- The Shimmer Band
‘CABBAGE are the most exciting band to come out of Manchester for years’ – I read that a lot. A bold claim indeed, but from early on tonight in EBGBs all the signs of this possibly being the case are shown; people setting up camp early to get a good vantage point. Liverpool loves Cabbage, and the feeling is reciprocal; Cabbage play in the city each month, or so it seems.
The crowd doesn’t need much warming up, but indie shoegazers APRIL hold attentions well, though bringing rather more of the 90s with them than necessary. THE SHIMMER BAND are up next, and in the ladies’ loos I take a quick straw poll about the band, where singer Tom Newman is described as a “mix between Mick Jagger and Ian Brown”. I know where the women of EBGBs are coming from on this, Newman strutting about on stage, and in a shirt that could well have clocked up serious mileage during the (second) Summer of Love. My own view doesn’t stop The Shimmer Band from being very entertaining indeed, but – and please don’t shout at me – they still sound too close to Kasabian for true comfort, whether you want to admit it or not.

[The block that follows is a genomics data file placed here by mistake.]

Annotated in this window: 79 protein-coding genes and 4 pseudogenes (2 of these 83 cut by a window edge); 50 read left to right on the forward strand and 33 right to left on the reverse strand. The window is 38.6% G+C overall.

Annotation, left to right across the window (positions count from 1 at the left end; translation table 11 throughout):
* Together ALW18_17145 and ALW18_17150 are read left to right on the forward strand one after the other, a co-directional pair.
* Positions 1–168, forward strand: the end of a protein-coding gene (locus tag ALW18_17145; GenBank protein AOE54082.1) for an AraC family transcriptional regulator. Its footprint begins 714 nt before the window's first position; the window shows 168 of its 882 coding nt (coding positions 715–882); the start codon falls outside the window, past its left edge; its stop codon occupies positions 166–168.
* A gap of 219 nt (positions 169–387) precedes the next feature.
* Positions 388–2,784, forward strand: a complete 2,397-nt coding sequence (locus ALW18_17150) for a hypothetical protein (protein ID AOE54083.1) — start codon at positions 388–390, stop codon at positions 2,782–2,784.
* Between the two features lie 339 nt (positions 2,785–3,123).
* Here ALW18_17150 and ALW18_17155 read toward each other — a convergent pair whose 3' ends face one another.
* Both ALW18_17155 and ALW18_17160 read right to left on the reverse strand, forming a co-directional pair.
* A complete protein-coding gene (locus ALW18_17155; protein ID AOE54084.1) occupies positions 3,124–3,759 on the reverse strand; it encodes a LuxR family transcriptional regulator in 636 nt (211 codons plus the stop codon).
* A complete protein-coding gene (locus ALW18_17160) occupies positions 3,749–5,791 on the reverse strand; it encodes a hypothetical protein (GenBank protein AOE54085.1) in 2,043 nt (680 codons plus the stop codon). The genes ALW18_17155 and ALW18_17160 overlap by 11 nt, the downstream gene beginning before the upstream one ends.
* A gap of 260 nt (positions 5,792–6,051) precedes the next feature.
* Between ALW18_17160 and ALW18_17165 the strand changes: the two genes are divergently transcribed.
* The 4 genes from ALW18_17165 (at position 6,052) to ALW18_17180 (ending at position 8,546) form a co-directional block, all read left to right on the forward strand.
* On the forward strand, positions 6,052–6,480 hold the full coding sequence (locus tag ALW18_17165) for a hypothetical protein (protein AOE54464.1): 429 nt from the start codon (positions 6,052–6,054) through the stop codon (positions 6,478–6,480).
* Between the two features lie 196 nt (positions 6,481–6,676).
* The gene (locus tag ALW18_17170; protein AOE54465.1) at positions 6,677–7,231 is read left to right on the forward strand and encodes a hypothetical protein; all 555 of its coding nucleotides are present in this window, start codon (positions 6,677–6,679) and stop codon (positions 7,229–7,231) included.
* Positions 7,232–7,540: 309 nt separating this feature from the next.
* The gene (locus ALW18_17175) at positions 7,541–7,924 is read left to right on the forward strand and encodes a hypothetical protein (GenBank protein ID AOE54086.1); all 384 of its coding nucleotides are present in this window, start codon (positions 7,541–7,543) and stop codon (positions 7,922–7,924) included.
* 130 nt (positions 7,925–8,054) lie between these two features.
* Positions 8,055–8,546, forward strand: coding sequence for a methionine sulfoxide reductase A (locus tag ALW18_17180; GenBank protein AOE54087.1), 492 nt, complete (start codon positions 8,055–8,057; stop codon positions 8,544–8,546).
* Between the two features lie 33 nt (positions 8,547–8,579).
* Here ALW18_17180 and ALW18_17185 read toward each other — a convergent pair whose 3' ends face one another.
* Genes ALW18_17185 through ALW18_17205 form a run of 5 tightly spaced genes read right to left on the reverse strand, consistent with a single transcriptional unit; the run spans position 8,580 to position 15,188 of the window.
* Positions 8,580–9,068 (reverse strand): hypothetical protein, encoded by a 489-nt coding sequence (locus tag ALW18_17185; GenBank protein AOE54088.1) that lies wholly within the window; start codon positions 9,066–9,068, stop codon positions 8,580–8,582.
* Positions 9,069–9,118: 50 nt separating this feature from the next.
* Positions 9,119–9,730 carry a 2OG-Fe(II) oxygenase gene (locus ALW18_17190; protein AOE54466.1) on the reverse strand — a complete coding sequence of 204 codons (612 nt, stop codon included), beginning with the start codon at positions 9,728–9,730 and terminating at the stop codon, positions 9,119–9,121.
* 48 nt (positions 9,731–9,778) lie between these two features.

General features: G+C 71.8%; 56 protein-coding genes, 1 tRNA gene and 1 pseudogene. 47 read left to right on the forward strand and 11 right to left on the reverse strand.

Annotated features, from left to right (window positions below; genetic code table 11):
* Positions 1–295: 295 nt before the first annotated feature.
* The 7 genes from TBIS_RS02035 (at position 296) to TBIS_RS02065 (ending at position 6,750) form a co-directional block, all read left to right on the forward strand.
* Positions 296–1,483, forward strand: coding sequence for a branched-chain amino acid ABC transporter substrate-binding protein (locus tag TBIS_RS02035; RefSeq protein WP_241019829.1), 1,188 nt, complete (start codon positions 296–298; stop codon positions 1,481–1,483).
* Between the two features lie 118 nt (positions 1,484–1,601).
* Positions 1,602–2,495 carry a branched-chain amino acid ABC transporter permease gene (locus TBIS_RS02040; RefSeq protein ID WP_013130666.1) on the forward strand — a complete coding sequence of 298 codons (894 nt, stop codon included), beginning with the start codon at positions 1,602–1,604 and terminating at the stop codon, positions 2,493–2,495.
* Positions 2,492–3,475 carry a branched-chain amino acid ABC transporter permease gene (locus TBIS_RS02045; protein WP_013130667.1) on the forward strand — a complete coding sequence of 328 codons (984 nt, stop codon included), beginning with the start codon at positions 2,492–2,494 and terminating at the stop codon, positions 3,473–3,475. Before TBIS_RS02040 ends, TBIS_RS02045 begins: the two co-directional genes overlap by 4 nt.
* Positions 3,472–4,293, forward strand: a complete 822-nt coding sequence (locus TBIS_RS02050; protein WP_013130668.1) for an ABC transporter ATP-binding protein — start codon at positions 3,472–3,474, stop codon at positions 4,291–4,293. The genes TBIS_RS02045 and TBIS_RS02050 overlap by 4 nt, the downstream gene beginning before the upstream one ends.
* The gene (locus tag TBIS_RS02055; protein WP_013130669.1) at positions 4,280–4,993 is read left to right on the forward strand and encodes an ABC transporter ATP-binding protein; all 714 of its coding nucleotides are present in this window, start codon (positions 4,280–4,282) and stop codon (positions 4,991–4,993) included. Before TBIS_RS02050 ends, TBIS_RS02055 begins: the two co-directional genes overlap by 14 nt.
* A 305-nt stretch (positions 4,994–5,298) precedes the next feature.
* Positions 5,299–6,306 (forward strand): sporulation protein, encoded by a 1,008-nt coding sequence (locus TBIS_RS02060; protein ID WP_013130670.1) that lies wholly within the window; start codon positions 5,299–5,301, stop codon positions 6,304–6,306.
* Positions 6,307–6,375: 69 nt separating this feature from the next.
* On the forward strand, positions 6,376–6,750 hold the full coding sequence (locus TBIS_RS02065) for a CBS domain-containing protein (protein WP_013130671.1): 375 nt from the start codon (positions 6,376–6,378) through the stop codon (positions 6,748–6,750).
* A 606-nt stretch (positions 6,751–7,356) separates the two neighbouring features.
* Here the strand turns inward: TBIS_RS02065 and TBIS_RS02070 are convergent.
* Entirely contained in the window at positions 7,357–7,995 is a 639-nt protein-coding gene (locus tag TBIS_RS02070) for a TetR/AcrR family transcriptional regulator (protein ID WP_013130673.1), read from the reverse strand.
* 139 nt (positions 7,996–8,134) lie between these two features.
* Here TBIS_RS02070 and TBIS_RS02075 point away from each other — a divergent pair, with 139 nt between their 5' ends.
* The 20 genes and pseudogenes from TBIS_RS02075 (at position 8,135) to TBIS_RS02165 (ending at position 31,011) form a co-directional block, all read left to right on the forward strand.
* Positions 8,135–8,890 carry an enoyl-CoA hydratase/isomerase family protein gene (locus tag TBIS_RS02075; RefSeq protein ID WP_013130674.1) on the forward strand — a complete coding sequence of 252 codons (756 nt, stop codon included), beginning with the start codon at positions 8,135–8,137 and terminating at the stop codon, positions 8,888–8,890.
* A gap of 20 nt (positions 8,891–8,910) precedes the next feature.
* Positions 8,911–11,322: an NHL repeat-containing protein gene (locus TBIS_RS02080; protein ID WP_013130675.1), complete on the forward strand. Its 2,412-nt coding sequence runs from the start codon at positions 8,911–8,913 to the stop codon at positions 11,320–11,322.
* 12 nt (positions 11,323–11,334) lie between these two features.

Cabbage come on to theme of 1950s TV show Rawhide, the bold bellow harking back to a time where all men were ‘manly’ types, everyone knew their place, and the world existed in the safe and reassuring realms of black and white. The song raises a chuckle in the venue, its camp bravado at odds with northern working class men like Cabbage. I know they are northern and working class because they tell us all so, a few times, and whip off their shirts early on to prove it.
And indeed, Uber Capitalist Death Trade shows Cabbage at their naked chest-thumping best, and Terrorist Synthesiser live turns into a venomous chant. It’s Grim Up North Korea goes on a bit, to be fair, but in Because You’re Worth It, they take a trick out of the Sex Pistols’ book of cheeky wordplay “men are at the cunt-ry club…”; the guitar work of Bill Ryder-Jones adds a pleasing, drunken melancholy.
Cabbage have great song titles, the banter between songs is abrasive and witty, and the straining men holding up the flimsy crash barrier up to protect Cabbage’s guitar pedals against a surging crowd adds a fun theatre to proceedings. The band’s sloganeering is rousing, and taken straight out of the Joe Strummer way-of-doing-things. I imagine Strummer nodding approvingly on, if he was able to do so, in the knowledge Born in The NHS looks great on a t-shirt. There’s plenty there to be angry and shout about in 2017, after all.